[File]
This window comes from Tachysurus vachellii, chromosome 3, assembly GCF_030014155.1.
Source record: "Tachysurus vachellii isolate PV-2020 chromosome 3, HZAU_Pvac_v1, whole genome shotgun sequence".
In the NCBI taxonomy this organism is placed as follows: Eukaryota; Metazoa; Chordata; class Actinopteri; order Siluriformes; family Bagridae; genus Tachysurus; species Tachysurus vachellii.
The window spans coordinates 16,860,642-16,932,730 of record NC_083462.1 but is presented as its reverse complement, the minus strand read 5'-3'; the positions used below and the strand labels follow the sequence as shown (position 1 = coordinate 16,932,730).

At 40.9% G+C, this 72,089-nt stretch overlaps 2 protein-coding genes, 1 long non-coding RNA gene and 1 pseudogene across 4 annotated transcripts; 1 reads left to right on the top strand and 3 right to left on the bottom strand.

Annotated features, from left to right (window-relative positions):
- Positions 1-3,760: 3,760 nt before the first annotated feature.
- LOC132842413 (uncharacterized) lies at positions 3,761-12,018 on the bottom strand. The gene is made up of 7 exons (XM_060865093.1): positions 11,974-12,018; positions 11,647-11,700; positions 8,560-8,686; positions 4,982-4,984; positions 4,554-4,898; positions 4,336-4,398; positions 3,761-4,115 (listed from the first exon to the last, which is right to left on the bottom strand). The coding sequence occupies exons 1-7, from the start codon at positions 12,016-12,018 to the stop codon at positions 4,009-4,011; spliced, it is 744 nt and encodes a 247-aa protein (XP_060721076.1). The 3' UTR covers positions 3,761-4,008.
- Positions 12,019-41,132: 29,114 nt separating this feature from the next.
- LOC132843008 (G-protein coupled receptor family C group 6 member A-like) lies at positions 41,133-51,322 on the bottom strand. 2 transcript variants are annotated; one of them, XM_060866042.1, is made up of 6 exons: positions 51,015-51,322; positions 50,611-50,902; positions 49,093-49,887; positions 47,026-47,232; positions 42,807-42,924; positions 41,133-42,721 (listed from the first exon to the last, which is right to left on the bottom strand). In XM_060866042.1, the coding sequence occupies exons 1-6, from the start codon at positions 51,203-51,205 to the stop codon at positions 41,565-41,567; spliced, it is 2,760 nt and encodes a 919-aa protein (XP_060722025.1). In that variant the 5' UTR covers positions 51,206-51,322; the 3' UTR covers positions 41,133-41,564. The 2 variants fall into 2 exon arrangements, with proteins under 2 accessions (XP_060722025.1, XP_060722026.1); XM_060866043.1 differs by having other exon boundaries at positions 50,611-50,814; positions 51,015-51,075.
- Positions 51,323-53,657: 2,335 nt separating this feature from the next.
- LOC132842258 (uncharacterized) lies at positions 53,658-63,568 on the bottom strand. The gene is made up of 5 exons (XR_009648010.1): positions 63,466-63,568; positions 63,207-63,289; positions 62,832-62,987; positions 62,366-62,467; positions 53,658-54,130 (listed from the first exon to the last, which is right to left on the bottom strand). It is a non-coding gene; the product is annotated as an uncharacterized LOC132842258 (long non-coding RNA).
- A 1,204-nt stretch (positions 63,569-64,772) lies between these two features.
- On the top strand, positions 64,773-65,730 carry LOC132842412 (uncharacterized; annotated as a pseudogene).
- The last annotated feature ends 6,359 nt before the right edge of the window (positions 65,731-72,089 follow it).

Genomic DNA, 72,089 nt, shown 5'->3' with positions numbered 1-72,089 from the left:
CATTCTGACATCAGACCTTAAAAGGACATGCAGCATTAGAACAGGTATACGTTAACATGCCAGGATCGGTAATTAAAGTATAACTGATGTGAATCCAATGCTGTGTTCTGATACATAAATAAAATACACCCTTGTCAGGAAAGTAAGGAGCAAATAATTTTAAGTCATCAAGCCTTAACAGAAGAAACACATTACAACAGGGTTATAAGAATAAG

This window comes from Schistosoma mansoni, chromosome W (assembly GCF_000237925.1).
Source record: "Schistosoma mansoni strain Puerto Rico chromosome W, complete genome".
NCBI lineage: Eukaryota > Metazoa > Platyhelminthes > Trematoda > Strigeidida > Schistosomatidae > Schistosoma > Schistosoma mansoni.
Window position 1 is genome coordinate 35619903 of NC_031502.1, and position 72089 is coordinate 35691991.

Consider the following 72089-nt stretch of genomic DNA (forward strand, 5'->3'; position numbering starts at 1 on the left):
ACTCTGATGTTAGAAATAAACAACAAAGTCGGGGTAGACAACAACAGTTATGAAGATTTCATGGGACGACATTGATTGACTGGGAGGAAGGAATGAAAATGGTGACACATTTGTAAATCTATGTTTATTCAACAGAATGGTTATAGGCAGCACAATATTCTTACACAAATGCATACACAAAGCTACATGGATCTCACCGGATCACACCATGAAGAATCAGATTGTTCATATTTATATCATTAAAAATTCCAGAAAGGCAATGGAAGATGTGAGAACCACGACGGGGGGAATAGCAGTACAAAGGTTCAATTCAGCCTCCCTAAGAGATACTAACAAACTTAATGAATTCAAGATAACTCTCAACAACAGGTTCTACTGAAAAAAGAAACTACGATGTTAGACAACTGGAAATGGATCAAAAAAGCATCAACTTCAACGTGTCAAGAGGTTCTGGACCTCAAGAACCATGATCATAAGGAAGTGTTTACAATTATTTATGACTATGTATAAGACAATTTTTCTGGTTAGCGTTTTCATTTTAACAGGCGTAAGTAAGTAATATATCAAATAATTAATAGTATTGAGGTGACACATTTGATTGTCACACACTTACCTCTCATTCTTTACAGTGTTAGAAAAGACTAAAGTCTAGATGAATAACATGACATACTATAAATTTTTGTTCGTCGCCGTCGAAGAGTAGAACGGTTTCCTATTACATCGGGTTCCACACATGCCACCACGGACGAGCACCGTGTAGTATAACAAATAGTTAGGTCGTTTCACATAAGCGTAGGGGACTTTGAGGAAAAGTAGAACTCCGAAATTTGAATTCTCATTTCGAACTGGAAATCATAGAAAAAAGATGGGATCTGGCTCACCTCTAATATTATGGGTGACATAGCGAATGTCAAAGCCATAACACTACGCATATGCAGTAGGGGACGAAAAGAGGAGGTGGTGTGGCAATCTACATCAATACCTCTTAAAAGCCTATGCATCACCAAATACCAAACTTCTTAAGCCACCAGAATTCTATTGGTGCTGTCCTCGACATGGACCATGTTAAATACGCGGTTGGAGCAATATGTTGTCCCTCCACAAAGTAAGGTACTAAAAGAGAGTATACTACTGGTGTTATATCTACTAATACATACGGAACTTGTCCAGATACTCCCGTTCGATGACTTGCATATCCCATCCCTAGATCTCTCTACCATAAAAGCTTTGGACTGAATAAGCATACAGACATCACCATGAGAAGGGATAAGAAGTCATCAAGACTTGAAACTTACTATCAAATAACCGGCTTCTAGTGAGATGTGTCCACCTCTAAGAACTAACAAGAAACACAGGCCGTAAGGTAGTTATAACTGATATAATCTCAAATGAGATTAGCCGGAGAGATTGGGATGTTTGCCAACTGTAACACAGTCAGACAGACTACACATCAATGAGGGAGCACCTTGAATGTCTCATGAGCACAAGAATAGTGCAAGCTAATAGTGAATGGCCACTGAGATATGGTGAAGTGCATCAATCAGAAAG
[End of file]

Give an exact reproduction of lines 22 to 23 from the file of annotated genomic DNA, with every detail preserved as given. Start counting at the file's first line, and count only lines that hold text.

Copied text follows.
Consider the following 72089-nt stretch of genomic DNA (forward strand, 5'->3'; position numbering starts at 1 on the left):
ACTCTGATGTTAGAAATAAACAACAAAGTCGGGGTAGACAACAACAGTTATGAAGATTTCATGGGACGACATTGATTGACTGGGAGGAAGGAATGAAAATGGTGACACATTTGTAAATCTATGTTTATTCAACAGAATGGTTATAGGCAGCACAATATTCTTACACAAATGCATACACAAAGCTACATGGATCTCACCGGATCACACCATGAAGAATCAGATTGTTCATATTTATATCATTAAAAATTCCAGAAAGGCAATGGAAGATGTGAGAACCACGACGGGGGGAATAGCAGTACAAAGGTTCAATTCAGCCTCCCTAAGAGATACTAACAAACTTAATGAATTCAAGATAACTCTCAACAACAGGTTCTACTGAAAAAAGAAACTACGATGTTAGACAACTGGAAATGGATCAAAAAAGCATCAACTTCAACGTGTCAAGAGGTTCTGGACCTCAAGAACCATGATCATAAGGAAGTGTTTACAATTATTTATGACTATGTATAAGACAATTTTTCTGGTTAGCGTTTTCATTTTAACAGGCGTAAGTAAGTAATATATCAAATAATTAATAGTATTGAGGTGACACATTTGATTGTCACACACTTACCTCTCATTCTTTACAGTGTTAGAAAAGACTAAAGTCTAGATGAATAACATGACATACTATAAATTTTTGTTCGTCGCCGTCGAAGAGTAGAACGGTTTCCTATTACATCGGGTTCCACACATGCCACCACGGACGAGCACCGTGTAGTATAACAAATAGTTAGGTCGTTTCACATAAGCGTAGGGGACTTTGAGGAAAAGTAGAACTCCGAAATTTGAATTCTCATTTCGAACTGGAAATCATAGAAAAAAGATGGGATCTGGCTCACCTCTAATATTATGGGTGACATAGCGAATGTCAAAGCCATAACACTACGCATATGCAGTAGGGGACGAAAAGAGGAGGTGGTGTGGCAATCTACATCAATACCTCTTAAAAGCCTATGCATCACCAAATACCAAACTTCTTAAGCCACCAGAATTCTATTGGTGCTGTCCTCGACATGGACCATGTTAAATACGCGGTTGGAGCAATATGTTGTCCCTCCACAAAGTAAGGTACTAAAAGAGAGTATACTACTGGTGTTATATCTACTAATACATACGGAACTTGTCCAGATACTCCCGTTCGATGACTTGCATATCCCATCCCTAGATCTCTCTACCATAAAAGCTTTGGACTGAATAAGCATACAGACATCACCATGAGAAGGGATAAGAAGTCATCAAGACTTGAAACTTACTATCAAATAACCGGCTTCTAGTGAGATGTGTCCACCTCTAAGAACTAACAAGAAACACAGGCCGTAAGGTAGTTATAACTGATATAATCTCAAATGAGATTAGCCGGAGAGATTGGGATGTTTGCCAACTGTAACACAGTCAGACAGACTACACATCAATGAGGGAGCACCTTGAATGTCTCATGAGCACAAGAATAGTGCAAGCTAATAGTGAATGGCCACTGAGATATGGTGAAGTGCATCAATCAGAAAG